Wild Wings Safaris guests were treated to some wonderful springtime wildlife sightings in September this year. From a dismissive honey badger to a lion cub tempting his younger sibling back into the safety of the long grass, South Africa's Kruger National Park did not disappoint.
We spotted loads of different types of game gathering at waterholes, were presented with the impressive sight of the famous leopard known as the Lubye-Lubye male, enjoyed spectacular sunsets and saw our fair share of new life, from baby baboons and hyena cubs to elephant calves. Scroll down to see some of our top Kruger safari moments from September 2021.
We regularly post updates of our Kruger safari sightings and share footage of our favourite wildlife sightings on our Facebook page. You'll find more images and videos of our September 2021 safari sightings there.
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August is the month African wild dog pups make their first appearance after the winter denning season, but the chances of spotting pups are slim. This year, we discovered a den site and were able to spend a great deal of time watching the wild dog pups explore their surroundings. And August had even more surprises for us in store ...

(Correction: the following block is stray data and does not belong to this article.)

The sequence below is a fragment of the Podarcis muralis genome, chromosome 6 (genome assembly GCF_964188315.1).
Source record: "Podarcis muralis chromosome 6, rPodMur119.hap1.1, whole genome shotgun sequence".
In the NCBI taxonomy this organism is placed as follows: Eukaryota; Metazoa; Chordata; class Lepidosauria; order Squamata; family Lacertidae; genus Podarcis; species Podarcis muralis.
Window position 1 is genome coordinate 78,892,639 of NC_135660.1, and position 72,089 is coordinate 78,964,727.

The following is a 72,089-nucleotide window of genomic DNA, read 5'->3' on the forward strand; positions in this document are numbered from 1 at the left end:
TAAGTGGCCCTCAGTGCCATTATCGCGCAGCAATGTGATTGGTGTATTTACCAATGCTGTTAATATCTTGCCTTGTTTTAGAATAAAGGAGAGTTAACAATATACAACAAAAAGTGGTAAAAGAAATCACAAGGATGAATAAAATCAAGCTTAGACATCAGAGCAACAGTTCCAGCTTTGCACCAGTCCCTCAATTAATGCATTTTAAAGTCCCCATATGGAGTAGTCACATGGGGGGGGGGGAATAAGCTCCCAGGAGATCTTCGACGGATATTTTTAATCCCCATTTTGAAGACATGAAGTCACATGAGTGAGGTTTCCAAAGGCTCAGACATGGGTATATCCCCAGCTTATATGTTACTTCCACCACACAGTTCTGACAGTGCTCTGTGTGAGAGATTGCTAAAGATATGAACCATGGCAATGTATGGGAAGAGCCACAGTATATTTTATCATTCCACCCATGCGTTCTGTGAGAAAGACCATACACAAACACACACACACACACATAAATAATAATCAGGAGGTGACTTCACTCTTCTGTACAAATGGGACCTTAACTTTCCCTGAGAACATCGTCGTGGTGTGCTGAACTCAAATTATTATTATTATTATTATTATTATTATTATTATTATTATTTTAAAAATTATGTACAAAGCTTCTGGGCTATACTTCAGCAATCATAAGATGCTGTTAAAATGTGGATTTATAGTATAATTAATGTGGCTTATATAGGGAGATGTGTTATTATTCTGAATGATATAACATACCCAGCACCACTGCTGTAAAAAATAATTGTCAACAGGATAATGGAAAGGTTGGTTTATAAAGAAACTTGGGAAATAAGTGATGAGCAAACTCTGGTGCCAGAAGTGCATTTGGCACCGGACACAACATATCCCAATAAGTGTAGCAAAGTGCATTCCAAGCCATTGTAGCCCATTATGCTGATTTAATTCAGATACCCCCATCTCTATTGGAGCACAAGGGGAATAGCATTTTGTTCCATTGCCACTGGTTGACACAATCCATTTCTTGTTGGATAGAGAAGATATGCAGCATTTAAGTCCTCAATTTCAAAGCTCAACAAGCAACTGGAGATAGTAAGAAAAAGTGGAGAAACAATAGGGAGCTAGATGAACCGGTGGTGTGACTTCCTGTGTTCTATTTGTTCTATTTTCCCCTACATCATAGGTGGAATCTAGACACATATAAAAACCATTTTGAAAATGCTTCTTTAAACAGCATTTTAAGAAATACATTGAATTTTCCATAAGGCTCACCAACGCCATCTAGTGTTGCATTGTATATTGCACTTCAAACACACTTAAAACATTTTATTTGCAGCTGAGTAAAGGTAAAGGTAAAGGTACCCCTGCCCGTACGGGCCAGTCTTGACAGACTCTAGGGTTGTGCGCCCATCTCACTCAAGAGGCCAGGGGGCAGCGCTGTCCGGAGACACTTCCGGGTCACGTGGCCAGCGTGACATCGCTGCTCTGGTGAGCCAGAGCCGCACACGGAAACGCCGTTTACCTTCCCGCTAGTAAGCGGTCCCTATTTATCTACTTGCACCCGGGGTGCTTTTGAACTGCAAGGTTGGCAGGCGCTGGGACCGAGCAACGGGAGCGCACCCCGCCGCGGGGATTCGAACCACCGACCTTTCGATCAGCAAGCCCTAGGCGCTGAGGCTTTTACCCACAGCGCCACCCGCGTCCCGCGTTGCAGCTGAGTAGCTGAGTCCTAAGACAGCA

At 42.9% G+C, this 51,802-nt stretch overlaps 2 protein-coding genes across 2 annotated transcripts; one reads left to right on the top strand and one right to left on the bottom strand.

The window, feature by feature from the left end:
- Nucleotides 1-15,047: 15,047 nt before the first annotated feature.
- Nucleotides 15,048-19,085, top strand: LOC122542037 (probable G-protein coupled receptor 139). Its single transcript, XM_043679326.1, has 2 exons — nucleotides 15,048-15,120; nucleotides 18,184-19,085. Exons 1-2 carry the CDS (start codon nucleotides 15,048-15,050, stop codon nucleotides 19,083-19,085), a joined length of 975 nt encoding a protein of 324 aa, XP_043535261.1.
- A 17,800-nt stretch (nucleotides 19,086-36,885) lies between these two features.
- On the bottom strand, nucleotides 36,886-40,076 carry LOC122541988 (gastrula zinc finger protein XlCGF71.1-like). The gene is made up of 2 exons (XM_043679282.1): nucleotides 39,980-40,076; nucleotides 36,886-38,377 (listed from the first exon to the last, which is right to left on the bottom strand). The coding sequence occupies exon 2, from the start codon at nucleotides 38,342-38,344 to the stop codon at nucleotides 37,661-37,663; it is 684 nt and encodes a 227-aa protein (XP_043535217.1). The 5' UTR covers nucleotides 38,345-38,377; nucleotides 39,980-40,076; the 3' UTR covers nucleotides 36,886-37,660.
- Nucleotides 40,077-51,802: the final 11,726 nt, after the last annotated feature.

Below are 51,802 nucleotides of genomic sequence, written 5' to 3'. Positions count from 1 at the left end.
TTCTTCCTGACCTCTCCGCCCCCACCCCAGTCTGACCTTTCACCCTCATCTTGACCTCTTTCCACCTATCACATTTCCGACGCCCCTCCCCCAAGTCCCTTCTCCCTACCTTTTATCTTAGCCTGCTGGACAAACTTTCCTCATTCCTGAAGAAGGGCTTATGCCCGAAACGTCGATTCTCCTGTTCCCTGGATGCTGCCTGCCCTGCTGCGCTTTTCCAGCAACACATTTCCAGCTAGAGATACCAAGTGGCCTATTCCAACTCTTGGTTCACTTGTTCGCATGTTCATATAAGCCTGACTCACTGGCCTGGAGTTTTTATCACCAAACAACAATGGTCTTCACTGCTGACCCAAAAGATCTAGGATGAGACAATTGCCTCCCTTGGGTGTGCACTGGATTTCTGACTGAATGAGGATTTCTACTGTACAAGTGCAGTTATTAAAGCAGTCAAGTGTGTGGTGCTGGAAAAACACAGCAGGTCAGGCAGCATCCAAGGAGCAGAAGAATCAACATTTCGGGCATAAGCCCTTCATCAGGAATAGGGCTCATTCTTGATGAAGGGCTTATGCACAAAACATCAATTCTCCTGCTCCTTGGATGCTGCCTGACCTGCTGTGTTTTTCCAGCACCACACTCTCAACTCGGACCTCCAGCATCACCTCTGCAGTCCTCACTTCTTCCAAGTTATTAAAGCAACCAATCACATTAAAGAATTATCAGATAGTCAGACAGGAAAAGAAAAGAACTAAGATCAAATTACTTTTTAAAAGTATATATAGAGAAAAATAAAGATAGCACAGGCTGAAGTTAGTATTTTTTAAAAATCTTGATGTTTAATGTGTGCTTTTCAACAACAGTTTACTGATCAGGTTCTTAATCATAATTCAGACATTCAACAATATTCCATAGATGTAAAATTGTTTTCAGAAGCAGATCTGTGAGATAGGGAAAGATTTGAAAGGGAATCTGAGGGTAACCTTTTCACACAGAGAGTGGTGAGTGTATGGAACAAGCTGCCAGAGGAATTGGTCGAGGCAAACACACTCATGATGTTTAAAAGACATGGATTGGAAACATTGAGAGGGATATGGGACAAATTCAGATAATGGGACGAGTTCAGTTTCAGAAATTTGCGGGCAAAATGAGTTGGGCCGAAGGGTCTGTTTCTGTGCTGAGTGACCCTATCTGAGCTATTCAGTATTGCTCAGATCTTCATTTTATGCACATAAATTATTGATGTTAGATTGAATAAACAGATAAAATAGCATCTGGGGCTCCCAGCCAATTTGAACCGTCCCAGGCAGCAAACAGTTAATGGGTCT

What does the South African version of a winter wonderland look like? For us, it's Kruger National Park in July. As the winter season wears on, more and more animals gather at rivers and waterholes to drink. Lion and hyena cubs, hippo, elephant, buffalo and rhino calves and a honey badger on a night raid count amongst our favourite sightings from our July 2021 Kruger safaris.
Winter is generally one of the best times to go on safari in Kruger. And this year was no exception! The days were sunny and warm, the dry bush made it easy to spot game and the wildlife was prolific. Big Five, wild dog, cheetah and lion cub sightings were just some of the highlights from our June 2021 Kruger safaris.
About the author
Dianne Kokkonidis was born in Johannesburg, grew up in the Transkei and spent years exploring Europe. She returned to South Africa to live on a farm in the Outeniqua Mountains when the call of Africa got too loud to ignore. She comes from a family of storytellers, so it's no surprise she's now found her way into writing about one of the oldest stories known to mankind - the lure of Africa.